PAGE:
Three consecutive patients with acute basilar artery occlusion underwent OCT imaging immediately after EVT. There were no complications and adequate images were obtained for all patients. Anatomical features of the vessel wall were discernible, including intima, media, adventitia, and internal/external elastic lamina. Basilar artery thick concentric plaque fibrosis was present, causing outward remodeling and loss of the internal/external lamina in certain regions. Evidence of significant residual thrombus was also visible, with mostly red thrombus present despite complete angiographic revascularization. The residual thrombus was not visible on CT, MR, or cerebral angiography and could certainly cause ongoing function-limiting strokes with occlusion of adjacent vital basilar perforators after EVT.

Restricted access

Thomas R. Marotta, Thorsteinn Gunnarsson, Ian Penn, Donald R. Ricci, Ian Mcdougall, Alexei Marko, Gyasi Bourne and Leodante Da Costa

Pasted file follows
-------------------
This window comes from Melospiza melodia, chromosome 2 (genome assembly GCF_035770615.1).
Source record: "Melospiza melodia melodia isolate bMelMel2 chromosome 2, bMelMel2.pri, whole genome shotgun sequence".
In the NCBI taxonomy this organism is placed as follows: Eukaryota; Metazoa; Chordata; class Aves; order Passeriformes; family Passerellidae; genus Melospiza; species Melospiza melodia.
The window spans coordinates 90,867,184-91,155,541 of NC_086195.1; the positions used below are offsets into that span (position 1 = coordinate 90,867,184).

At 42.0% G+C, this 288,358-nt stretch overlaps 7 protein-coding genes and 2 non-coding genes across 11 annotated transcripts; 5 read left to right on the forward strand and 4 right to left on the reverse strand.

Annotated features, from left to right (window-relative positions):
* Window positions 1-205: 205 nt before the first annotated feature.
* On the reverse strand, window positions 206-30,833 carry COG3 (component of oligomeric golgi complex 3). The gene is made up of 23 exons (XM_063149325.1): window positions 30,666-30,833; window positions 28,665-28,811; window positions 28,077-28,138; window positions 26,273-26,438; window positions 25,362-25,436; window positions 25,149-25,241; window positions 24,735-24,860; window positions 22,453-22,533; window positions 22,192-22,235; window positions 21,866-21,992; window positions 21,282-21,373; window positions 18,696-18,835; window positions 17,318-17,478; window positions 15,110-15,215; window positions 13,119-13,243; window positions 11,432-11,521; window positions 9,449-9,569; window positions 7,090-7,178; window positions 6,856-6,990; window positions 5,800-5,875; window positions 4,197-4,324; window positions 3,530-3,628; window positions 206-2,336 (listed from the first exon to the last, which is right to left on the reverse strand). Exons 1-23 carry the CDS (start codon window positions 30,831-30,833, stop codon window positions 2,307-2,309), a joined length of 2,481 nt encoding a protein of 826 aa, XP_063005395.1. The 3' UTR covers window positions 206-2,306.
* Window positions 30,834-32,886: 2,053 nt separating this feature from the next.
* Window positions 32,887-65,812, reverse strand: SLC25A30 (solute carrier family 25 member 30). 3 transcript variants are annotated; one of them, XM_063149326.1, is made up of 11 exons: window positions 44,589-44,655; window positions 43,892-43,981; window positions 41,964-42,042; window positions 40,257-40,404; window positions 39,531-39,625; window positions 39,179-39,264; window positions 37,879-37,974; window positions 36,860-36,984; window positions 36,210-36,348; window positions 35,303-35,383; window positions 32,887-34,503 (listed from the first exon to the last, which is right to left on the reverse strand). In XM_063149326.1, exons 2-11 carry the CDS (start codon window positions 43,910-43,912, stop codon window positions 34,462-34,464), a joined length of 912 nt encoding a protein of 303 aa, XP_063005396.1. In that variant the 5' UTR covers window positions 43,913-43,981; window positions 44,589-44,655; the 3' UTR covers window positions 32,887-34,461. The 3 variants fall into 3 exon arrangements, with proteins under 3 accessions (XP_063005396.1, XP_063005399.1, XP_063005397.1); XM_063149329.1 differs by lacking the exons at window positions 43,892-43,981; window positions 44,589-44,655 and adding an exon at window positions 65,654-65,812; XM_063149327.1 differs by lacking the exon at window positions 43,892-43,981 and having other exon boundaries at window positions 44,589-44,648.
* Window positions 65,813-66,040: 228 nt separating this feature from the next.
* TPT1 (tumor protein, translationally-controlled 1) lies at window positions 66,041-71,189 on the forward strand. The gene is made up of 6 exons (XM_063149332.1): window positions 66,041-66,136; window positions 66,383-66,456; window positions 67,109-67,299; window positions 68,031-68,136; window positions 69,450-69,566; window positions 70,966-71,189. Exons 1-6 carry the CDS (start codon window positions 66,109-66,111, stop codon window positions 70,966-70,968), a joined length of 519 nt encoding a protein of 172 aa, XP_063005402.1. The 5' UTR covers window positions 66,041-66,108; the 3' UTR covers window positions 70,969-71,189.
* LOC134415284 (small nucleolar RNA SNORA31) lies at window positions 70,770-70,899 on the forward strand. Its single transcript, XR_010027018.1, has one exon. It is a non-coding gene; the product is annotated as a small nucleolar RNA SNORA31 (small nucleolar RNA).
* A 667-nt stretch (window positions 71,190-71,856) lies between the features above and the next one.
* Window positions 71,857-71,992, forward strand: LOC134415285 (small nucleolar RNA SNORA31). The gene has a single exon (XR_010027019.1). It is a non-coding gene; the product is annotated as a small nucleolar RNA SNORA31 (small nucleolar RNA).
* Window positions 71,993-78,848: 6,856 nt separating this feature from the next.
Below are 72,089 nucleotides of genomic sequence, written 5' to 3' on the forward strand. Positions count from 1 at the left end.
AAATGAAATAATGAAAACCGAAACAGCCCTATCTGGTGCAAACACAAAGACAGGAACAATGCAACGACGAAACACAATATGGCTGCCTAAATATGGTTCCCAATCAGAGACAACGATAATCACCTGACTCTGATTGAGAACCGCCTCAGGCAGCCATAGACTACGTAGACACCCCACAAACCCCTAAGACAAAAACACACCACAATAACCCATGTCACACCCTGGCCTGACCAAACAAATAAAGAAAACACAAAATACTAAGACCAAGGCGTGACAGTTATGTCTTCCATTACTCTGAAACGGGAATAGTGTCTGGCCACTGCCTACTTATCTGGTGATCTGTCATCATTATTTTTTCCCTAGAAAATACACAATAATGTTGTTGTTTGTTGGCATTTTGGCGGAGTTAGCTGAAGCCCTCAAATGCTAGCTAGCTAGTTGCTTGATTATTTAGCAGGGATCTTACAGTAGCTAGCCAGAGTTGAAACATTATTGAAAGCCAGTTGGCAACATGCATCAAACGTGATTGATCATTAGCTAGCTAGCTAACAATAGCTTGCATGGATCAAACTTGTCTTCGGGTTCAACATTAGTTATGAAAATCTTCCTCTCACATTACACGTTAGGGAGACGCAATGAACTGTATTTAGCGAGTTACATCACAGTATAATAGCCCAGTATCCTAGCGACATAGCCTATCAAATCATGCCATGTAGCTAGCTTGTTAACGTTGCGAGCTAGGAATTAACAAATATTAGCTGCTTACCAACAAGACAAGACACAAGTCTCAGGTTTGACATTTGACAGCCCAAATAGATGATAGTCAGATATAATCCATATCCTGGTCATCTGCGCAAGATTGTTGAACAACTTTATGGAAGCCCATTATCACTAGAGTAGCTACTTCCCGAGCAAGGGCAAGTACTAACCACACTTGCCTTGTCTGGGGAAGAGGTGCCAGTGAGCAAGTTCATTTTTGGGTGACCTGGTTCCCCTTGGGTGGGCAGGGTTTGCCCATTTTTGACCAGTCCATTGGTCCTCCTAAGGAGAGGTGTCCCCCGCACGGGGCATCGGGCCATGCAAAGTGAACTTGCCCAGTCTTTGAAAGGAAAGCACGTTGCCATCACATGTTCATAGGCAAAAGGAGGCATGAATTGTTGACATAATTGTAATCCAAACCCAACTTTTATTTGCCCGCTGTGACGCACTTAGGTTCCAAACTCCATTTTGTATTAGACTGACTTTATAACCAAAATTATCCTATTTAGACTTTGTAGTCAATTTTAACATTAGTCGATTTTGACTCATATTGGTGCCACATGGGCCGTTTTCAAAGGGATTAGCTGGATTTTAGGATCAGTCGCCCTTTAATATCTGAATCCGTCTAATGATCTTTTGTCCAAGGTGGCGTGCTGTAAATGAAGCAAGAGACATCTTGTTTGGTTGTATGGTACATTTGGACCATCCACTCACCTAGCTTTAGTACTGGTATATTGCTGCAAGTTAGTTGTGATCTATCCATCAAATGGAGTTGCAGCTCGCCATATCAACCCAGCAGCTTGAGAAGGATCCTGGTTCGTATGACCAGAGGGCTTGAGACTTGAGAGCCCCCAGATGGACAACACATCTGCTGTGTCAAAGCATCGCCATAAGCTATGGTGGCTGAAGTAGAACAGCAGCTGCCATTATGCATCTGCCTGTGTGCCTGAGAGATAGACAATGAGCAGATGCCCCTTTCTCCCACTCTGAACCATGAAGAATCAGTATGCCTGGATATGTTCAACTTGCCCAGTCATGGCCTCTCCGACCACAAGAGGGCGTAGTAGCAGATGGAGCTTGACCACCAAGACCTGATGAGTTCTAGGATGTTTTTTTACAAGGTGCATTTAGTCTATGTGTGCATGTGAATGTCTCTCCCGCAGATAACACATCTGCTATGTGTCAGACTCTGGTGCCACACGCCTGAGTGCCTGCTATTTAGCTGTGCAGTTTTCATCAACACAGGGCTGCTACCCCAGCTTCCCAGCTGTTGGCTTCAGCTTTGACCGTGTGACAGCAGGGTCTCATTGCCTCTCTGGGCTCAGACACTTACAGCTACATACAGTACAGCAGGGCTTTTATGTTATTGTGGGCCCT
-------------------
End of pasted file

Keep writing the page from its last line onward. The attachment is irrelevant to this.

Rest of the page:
Object

The authors describe a novel device for the endovascular treatment of intracranial aneurysms, the endovascular clip system (eCLIPs). Descriptions of the device and its delivery system as well as the results of flow model tests and the treatment of experimental aneurysms are provided.

Methods

The eCLIPs comprises a flexible hybrid implantable device (an anchor and a covered leaf) and a balloon catheter delivery system, designed to be positioned and activated in the parent vessel in such a way that the covered portion will abut the aneurysm neck. The eCLIPs was subjected to testing in glass, elastomeric, and cadaveric flow models to determine its navigability, orientation, and activation compared with commercially available stents. In a second experiment, 8 carotid artery sidewall aneurysms in swine were treated using eCLIPs. The degree of occlusion was observed on angiography immediately following and 30 days after device activation, and a histological analysis was performed at 30 days.